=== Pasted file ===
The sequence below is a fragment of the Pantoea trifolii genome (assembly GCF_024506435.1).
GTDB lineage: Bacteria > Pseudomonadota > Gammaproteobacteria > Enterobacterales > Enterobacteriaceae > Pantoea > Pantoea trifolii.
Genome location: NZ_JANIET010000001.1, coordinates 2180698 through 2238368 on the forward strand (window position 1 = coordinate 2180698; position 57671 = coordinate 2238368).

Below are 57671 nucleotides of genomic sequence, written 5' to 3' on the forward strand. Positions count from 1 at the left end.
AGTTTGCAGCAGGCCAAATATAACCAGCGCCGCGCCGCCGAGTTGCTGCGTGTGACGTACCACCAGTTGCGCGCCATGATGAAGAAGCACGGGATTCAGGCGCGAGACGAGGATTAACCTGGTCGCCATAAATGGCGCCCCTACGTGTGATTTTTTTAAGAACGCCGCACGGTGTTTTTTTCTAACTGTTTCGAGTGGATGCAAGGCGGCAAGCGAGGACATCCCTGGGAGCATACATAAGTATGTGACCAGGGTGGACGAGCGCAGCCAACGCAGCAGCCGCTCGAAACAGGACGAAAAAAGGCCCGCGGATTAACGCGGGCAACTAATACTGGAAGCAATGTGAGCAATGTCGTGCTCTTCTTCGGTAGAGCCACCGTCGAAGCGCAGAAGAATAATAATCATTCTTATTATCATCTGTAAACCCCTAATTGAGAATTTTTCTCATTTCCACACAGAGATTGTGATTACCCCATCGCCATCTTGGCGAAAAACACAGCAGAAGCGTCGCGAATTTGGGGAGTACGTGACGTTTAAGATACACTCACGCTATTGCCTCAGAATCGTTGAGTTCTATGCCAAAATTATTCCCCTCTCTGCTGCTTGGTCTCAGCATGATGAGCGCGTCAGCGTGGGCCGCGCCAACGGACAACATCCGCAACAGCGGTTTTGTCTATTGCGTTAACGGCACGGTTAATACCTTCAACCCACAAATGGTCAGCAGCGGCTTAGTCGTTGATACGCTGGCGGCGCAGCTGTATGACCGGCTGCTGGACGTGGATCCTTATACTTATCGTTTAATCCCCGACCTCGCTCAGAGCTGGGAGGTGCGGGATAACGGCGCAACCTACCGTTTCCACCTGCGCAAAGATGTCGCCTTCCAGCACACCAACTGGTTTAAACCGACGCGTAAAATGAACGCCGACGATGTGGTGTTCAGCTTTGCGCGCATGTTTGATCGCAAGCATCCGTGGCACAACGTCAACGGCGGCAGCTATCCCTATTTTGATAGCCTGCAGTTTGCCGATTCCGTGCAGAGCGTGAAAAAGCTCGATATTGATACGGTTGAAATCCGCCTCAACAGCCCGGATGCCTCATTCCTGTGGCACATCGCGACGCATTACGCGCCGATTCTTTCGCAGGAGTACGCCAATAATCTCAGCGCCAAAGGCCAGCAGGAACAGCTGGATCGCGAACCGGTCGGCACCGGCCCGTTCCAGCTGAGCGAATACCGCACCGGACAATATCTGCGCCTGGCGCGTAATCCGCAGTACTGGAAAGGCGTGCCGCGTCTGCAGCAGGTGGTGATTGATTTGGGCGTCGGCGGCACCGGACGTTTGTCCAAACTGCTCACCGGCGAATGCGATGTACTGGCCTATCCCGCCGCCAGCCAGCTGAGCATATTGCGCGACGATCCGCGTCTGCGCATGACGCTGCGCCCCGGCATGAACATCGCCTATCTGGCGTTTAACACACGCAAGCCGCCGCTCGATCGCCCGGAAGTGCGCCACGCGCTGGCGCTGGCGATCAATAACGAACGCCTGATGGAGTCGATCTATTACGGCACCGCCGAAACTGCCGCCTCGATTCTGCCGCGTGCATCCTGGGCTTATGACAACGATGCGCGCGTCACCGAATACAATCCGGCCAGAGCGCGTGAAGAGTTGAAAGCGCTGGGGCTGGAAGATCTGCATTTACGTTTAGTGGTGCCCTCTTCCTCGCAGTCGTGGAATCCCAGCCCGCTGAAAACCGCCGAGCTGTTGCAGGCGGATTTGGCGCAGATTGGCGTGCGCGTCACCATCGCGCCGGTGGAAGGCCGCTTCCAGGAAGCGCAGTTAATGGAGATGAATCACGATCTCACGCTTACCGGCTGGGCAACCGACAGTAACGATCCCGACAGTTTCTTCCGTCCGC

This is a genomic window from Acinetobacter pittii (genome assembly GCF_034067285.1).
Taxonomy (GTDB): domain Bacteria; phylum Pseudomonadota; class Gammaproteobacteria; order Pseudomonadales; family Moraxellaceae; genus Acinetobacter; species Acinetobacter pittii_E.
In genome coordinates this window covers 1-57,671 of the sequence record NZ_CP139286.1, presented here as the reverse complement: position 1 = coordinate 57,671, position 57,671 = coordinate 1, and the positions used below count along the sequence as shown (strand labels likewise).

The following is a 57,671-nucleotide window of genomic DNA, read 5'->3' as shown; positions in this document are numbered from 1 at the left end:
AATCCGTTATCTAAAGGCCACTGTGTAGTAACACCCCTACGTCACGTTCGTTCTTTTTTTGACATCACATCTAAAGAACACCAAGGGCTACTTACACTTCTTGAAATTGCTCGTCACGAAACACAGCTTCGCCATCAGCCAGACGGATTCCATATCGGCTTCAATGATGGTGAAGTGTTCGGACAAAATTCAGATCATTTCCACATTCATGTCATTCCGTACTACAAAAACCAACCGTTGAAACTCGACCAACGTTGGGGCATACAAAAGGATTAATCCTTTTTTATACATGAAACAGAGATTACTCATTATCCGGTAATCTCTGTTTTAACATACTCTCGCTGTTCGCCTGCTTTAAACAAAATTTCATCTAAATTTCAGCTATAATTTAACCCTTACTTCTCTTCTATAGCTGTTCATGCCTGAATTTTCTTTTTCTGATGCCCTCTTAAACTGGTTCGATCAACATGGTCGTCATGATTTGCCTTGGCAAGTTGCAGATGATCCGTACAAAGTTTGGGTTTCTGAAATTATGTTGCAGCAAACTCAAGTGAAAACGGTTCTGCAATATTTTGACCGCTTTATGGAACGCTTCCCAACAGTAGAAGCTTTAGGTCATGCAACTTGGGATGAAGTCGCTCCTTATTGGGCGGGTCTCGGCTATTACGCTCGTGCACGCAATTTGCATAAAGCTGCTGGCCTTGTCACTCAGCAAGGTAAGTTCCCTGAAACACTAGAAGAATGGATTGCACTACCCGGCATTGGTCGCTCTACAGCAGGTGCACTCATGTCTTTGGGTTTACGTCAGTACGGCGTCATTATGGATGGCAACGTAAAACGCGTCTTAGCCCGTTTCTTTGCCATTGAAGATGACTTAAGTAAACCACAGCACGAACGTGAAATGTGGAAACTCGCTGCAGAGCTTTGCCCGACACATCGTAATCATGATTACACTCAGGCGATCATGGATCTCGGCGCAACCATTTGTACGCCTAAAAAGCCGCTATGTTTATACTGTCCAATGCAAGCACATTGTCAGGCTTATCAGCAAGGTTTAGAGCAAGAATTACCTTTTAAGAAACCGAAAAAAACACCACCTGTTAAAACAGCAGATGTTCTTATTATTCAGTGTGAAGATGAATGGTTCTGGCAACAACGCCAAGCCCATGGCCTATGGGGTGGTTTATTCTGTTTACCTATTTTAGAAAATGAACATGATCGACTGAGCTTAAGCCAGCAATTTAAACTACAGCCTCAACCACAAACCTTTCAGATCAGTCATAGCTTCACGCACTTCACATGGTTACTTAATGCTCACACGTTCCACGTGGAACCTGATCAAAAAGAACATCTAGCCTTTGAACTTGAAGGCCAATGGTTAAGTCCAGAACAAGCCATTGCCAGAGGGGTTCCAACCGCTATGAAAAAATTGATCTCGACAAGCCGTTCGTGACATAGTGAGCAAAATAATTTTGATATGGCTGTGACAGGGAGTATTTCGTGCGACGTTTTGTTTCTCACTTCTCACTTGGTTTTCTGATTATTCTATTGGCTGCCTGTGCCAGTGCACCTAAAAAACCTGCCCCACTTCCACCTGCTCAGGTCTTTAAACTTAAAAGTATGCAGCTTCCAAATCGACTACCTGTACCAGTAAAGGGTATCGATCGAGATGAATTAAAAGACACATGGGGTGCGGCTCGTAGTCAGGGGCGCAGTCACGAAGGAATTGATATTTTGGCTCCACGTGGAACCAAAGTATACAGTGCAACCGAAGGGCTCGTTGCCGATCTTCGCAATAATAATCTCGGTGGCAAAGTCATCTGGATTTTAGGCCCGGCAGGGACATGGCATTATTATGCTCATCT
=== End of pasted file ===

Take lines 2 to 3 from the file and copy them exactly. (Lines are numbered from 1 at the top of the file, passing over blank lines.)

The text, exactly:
GTDB lineage: Bacteria > Pseudomonadota > Gammaproteobacteria > Enterobacterales > Enterobacteriaceae > Pantoea > Pantoea trifolii.
Genome location: NZ_JANIET010000001.1, coordinates 2180698 through 2238368 on the forward strand (window position 1 = coordinate 2180698; position 57671 = coordinate 2238368).